EXERCISE:

Imagine that you are planning to change your place of residence. The two criteria I’d like you to consider as you go through the things you own are:

  1. You will be downsizing your living and storage space by 25-35 percent.
  2. You must pay a substantial extra fee to bring all non-essential items along.

What would stay, and what would go?

What actions will you take based on your answers?

Great ideas have a very short half-life.

“Great ideas have a very short half-life.”

-John M. Shanahan, Creator of Hooked on Phonics

image of biz card with the quote on it

Image from ofilispeaks.com

When was the last time you read a book, listened to a podcast, or attended a workshop or seminar? What percent of what you learned did you retain, or better yet, put into practice?

Without going into a lot of brain science and learning theory, it is clear that if ideas are not acted upon quickly, they never make it into long-term memory, much less into tangible results.

One of my past coaching clients even named her company Info-to-Action, for just this reason.

EXERCISE:

What personal or professional idea at the top of your priority list is about to expire through inaction or procrastination? How soon will you put this info into action?

Action Review

FRIDAY REVIEW: ACTION

What does it mean to take action in your life? Here are a few action-related posts you may have missed. Click the links to read the full message.

“Our greatest glory consists not in never falling, but in rising every time we fall.”

 

 

 

 

“It is hard to fly when something is weighing you down.”

 

 

 

 

“A person’s actions will tell you everything you need to know.”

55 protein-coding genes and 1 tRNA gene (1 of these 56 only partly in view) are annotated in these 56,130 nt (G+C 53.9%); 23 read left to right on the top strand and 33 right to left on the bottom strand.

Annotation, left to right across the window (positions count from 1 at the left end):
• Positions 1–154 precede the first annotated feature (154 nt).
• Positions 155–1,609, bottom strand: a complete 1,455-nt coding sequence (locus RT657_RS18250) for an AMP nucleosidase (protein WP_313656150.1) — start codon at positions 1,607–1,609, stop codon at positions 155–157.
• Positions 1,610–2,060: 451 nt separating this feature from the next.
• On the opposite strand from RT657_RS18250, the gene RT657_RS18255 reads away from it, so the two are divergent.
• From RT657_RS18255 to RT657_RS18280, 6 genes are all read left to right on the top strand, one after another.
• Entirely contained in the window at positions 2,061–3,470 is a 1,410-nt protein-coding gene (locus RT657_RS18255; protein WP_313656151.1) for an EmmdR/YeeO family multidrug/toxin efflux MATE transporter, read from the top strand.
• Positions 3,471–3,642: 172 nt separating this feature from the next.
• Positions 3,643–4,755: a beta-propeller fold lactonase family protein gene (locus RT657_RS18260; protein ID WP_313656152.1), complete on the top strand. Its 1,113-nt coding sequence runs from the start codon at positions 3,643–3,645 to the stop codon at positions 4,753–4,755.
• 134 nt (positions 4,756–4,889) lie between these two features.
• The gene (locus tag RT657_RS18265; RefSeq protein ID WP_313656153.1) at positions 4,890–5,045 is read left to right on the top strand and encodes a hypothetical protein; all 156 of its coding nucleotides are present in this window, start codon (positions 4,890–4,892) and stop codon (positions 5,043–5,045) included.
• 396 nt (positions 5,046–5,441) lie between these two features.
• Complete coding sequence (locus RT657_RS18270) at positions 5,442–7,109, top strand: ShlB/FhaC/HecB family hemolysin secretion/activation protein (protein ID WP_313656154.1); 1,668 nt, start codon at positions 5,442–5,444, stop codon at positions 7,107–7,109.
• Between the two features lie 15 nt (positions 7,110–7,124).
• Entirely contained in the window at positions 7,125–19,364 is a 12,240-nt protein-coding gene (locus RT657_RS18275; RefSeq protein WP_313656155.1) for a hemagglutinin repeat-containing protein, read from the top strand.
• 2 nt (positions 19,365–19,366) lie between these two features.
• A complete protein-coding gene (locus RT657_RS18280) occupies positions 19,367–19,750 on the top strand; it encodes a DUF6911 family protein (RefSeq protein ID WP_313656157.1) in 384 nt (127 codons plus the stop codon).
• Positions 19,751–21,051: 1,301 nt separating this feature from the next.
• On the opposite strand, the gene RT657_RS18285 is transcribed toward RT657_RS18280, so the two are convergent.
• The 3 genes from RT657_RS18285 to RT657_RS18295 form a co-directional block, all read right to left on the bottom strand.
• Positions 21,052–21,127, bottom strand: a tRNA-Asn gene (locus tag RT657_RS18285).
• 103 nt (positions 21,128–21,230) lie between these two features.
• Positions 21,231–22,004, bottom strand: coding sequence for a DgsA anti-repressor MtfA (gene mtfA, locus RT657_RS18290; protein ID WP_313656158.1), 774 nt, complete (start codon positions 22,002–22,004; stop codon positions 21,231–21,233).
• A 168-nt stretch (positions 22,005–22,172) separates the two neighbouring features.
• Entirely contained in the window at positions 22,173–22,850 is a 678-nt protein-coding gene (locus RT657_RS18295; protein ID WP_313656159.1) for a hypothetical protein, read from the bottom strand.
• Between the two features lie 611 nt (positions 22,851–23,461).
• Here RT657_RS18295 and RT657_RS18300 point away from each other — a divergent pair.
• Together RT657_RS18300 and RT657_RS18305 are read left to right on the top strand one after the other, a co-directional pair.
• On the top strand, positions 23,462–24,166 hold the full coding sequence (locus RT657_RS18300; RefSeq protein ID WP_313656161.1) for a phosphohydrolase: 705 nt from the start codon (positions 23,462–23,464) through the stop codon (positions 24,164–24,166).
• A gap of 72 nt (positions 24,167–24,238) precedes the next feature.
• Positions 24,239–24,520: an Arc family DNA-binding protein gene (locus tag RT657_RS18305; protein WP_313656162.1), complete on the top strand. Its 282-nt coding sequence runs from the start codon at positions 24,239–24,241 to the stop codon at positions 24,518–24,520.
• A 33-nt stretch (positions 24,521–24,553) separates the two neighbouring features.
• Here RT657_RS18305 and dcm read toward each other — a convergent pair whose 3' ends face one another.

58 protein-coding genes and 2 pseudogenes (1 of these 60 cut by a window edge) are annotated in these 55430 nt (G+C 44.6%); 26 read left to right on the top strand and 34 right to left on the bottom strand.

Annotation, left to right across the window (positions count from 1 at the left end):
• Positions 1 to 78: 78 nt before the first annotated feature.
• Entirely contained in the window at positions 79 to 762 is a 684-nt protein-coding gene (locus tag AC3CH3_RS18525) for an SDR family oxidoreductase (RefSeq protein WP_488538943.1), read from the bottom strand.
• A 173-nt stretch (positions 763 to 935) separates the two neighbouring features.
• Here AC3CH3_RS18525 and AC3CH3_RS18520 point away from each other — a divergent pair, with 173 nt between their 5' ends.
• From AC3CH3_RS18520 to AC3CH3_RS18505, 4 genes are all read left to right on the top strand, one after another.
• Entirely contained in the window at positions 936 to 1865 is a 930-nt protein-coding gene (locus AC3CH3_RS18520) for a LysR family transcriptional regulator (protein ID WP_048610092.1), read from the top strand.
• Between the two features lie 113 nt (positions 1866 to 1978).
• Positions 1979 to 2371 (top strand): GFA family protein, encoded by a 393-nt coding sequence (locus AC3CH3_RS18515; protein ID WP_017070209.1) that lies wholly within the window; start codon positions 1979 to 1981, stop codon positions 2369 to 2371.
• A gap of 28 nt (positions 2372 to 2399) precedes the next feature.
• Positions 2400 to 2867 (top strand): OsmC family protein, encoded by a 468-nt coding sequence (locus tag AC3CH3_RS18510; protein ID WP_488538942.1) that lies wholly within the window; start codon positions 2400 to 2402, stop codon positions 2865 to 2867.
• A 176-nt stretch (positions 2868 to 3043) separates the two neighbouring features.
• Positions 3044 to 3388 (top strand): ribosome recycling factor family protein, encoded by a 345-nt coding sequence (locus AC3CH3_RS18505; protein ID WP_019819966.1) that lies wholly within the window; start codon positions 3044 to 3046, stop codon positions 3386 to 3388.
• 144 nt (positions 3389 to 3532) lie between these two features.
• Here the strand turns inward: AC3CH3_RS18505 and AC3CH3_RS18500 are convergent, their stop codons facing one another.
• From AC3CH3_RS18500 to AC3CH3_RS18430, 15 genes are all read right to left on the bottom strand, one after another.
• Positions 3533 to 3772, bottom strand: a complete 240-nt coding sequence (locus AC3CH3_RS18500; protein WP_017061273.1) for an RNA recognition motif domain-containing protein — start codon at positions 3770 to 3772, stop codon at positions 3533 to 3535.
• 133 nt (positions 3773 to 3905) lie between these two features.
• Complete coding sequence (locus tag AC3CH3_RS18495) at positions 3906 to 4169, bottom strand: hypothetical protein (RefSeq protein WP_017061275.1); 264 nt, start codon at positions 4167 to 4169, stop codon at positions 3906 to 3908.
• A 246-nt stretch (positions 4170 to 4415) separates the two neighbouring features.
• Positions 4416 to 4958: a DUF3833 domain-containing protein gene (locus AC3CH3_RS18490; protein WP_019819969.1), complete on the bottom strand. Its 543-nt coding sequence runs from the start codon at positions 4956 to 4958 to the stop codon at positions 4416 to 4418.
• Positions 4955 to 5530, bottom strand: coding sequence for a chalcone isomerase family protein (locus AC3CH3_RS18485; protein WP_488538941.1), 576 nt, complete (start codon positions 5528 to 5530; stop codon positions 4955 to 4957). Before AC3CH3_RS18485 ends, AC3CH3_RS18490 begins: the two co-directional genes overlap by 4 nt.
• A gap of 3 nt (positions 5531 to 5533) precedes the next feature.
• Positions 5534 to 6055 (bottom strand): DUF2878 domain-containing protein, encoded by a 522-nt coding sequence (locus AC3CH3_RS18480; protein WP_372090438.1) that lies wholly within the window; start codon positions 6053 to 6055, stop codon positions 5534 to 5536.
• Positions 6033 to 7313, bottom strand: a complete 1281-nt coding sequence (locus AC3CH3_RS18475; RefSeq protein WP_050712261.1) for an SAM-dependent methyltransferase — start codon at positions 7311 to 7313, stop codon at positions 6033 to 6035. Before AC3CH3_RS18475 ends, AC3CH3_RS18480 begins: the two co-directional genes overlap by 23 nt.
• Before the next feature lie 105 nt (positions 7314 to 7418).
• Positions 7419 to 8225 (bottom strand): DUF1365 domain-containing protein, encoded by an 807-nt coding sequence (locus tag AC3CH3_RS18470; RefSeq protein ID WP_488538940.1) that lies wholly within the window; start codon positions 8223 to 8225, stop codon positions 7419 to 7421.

The Day’s Resolutions

“I think in terms of the day’s resolutions, not the year’s.”

-Henry Moore, 20th Century British Sculptor and Artist

Image from cakewhiz.com

Why do we do it?

You know what I mean. Why do we make New Year’s Resolutions, knowing darn well that as much as 90% of them are abandoned by the end of February.

Perhaps it is because a year is a pretty long time, and it’s hard to set out on a journey whose goal is so far off. It almost guarantees that obstacle and barriers will slow us down or stop us completely.

Today’s quote is like the one about eating an elephant one bite at a time, or that every journey begins with a single step. Perhaps daily resolutions are the way to achieve what we deeply desire—one day at a time.

EXERCISE:

Where and on what priority issues would making 365 daily resolutions help you make 2017 your best year yet?

Grab a Star

“Most look up and admire the stars. A champion climbs a mountain and grabs one.”

—Author Unknown

Image of man on mountaintop grabbing stars

Image from CDP Safe

What stars are you reaching for these days? To what degree do you leap out of bed each morning, eager to jump into your personal or professional quest?

Perhaps you, like many, simply examine and admire the efforts or accomplishments of others through social media, or more traditional methods.

You may also compare yourself to others and get excited to summon your own “Go For It!” perspective.

EXERCISE:

What personal or professional mountains will you begin or continue to climb today, to grab your own star with the heart of a champion?

Talkers are no good doers

“Talkers are no good doers.”

—William Shakespeare, Richard III, Act 1, Scene 3

Image of Shakespeare with the quote

Shakespeare sure had a way with words!

I had to re-read today’s quote several times, letting it percolate for a while before I chose it for today’s post.

What was your first interpretation?

What other meanings might it have for you?

I first thought about an individual being all talk and no action. Next, I considered whether talkers, or those too busy being interesting to be interested, were bad people, arrogant, with excessive egos.

What is the message you prefer, or relate to the most?

EXERCISE:

What are your views on people who talk far more than they listen?

What would others say about your propensity to talk versus listen?

What relationship does this issue have with what actually gets done, and what you learn?

Feel free to respond to this post with your thoughts and perspectives.